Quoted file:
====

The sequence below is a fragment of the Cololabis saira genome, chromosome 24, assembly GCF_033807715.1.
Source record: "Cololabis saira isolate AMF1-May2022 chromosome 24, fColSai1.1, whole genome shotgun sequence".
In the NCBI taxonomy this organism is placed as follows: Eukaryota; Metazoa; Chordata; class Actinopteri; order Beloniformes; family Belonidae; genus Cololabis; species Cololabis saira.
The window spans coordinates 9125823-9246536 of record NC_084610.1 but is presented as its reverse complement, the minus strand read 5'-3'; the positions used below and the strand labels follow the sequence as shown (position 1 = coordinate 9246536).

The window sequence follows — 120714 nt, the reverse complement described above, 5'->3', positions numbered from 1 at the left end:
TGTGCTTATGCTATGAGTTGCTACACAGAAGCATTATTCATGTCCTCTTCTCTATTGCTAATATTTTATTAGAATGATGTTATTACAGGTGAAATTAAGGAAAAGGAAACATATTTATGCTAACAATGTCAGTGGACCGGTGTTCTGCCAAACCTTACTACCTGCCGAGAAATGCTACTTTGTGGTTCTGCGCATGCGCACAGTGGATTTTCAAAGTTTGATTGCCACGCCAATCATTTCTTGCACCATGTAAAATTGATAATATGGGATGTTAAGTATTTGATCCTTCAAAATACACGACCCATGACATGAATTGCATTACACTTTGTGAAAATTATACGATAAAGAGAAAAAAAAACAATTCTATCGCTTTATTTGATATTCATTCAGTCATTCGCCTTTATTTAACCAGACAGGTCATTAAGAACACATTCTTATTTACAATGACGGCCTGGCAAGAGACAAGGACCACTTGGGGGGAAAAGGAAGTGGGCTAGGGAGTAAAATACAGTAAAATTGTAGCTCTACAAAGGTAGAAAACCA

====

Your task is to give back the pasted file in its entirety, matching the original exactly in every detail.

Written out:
The sequence below is a fragment of the Cololabis saira genome, chromosome 24, assembly GCF_033807715.1.
Source record: "Cololabis saira isolate AMF1-May2022 chromosome 24, fColSai1.1, whole genome shotgun sequence".
In the NCBI taxonomy this organism is placed as follows: Eukaryota; Metazoa; Chordata; class Actinopteri; order Beloniformes; family Belonidae; genus Cololabis; species Cololabis saira.
The window spans coordinates 9125823-9246536 of record NC_084610.1 but is presented as its reverse complement, the minus strand read 5'-3'; the positions used below and the strand labels follow the sequence as shown (position 1 = coordinate 9246536).

The window sequence follows — 120714 nt, the reverse complement described above, 5'->3', positions numbered from 1 at the left end:
TGTGCTTATGCTATGAGTTGCTACACAGAAGCATTATTCATGTCCTCTTCTCTATTGCTAATATTTTATTAGAATGATGTTATTACAGGTGAAATTAAGGAAAAGGAAACATATTTATGCTAACAATGTCAGTGGACCGGTGTTCTGCCAAACCTTACTACCTGCCGAGAAATGCTACTTTGTGGTTCTGCGCATGCGCACAGTGGATTTTCAAAGTTTGATTGCCACGCCAATCATTTCTTGCACCATGTAAAATTGATAATATGGGATGTTAAGTATTTGATCCTTCAAAATACACGACCCATGACATGAATTGCATTACACTTTGTGAAAATTATACGATAAAGAGAAAAAAAAACAATTCTATCGCTTTATTTGATATTCATTCAGTCATTCGCCTTTATTTAACCAGACAGGTCATTAAGAACACATTCTTATTTACAATGACGGCCTGGCAAGAGACAAGGACCACTTGGGGGGAAAAGGAAGTGGGCTAGGGAGTAAAATACAGTAAAATTGTAGCTCTACAAAGGTAGAAAACCA